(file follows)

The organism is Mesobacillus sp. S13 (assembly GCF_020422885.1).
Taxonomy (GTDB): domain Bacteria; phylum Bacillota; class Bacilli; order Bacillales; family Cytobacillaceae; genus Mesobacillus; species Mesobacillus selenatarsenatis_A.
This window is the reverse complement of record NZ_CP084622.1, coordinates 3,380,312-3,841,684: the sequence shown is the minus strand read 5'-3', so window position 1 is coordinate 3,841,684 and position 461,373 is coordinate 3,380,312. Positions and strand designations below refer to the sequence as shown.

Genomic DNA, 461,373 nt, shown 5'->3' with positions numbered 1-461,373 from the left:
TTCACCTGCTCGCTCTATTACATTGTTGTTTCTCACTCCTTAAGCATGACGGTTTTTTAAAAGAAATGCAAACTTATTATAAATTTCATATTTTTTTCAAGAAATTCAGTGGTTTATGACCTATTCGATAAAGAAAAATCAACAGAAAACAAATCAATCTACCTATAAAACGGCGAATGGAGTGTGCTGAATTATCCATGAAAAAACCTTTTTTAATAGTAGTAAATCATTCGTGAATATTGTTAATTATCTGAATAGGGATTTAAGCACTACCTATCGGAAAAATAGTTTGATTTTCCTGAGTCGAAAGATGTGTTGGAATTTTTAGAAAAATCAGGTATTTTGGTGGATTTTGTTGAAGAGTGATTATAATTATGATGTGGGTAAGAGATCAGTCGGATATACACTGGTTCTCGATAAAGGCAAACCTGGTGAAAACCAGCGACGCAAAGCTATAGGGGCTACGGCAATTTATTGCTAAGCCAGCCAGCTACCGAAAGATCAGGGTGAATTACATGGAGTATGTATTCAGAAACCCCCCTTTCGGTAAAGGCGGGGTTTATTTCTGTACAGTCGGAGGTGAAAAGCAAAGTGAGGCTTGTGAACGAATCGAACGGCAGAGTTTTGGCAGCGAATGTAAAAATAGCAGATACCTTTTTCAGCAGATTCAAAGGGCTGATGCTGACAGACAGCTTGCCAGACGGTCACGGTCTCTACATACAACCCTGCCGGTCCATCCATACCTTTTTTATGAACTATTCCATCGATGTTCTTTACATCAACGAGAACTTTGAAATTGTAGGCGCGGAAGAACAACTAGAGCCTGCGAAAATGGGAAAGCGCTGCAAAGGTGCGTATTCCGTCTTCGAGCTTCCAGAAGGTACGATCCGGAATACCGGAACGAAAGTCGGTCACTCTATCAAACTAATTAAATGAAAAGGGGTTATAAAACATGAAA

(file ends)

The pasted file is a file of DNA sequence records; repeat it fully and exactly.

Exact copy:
The organism is Mesobacillus sp. S13 (assembly GCF_020422885.1).
Taxonomy (GTDB): domain Bacteria; phylum Bacillota; class Bacilli; order Bacillales; family Cytobacillaceae; genus Mesobacillus; species Mesobacillus selenatarsenatis_A.
This window is the reverse complement of record NZ_CP084622.1, coordinates 3,380,312-3,841,684: the sequence shown is the minus strand read 5'-3', so window position 1 is coordinate 3,841,684 and position 461,373 is coordinate 3,380,312. Positions and strand designations below refer to the sequence as shown.

Genomic DNA, 461,373 nt, shown 5'->3' with positions numbered 1-461,373 from the left:
TTCACCTGCTCGCTCTATTACATTGTTGTTTCTCACTCCTTAAGCATGACGGTTTTTTAAAAGAAATGCAAACTTATTATAAATTTCATATTTTTTTCAAGAAATTCAGTGGTTTATGACCTATTCGATAAAGAAAAATCAACAGAAAACAAATCAATCTACCTATAAAACGGCGAATGGAGTGTGCTGAATTATCCATGAAAAAACCTTTTTTAATAGTAGTAAATCATTCGTGAATATTGTTAATTATCTGAATAGGGATTTAAGCACTACCTATCGGAAAAATAGTTTGATTTTCCTGAGTCGAAAGATGTGTTGGAATTTTTAGAAAAATCAGGTATTTTGGTGGATTTTGTTGAAGAGTGATTATAATTATGATGTGGGTAAGAGATCAGTCGGATATACACTGGTTCTCGATAAAGGCAAACCTGGTGAAAACCAGCGACGCAAAGCTATAGGGGCTACGGCAATTTATTGCTAAGCCAGCCAGCTACCGAAAGATCAGGGTGAATTACATGGAGTATGTATTCAGAAACCCCCCTTTCGGTAAAGGCGGGGTTTATTTCTGTACAGTCGGAGGTGAAAAGCAAAGTGAGGCTTGTGAACGAATCGAACGGCAGAGTTTTGGCAGCGAATGTAAAAATAGCAGATACCTTTTTCAGCAGATTCAAAGGGCTGATGCTGACAGACAGCTTGCCAGACGGTCACGGTCTCTACATACAACCCTGCCGGTCCATCCATACCTTTTTTATGAACTATTCCATCGATGTTCTTTACATCAACGAGAACTTTGAAATTGTAGGCGCGGAAGAACAACTAGAGCCTGCGAAAATGGGAAAGCGCTGCAAAGGTGCGTATTCCGTCTTCGAGCTTCCAGAAGGTACGATCCGGAATACCGGAACGAAAGTCGGTCACTCTATCAAACTAATTAAATGAAAAGGGGTTATAAAACATGAAA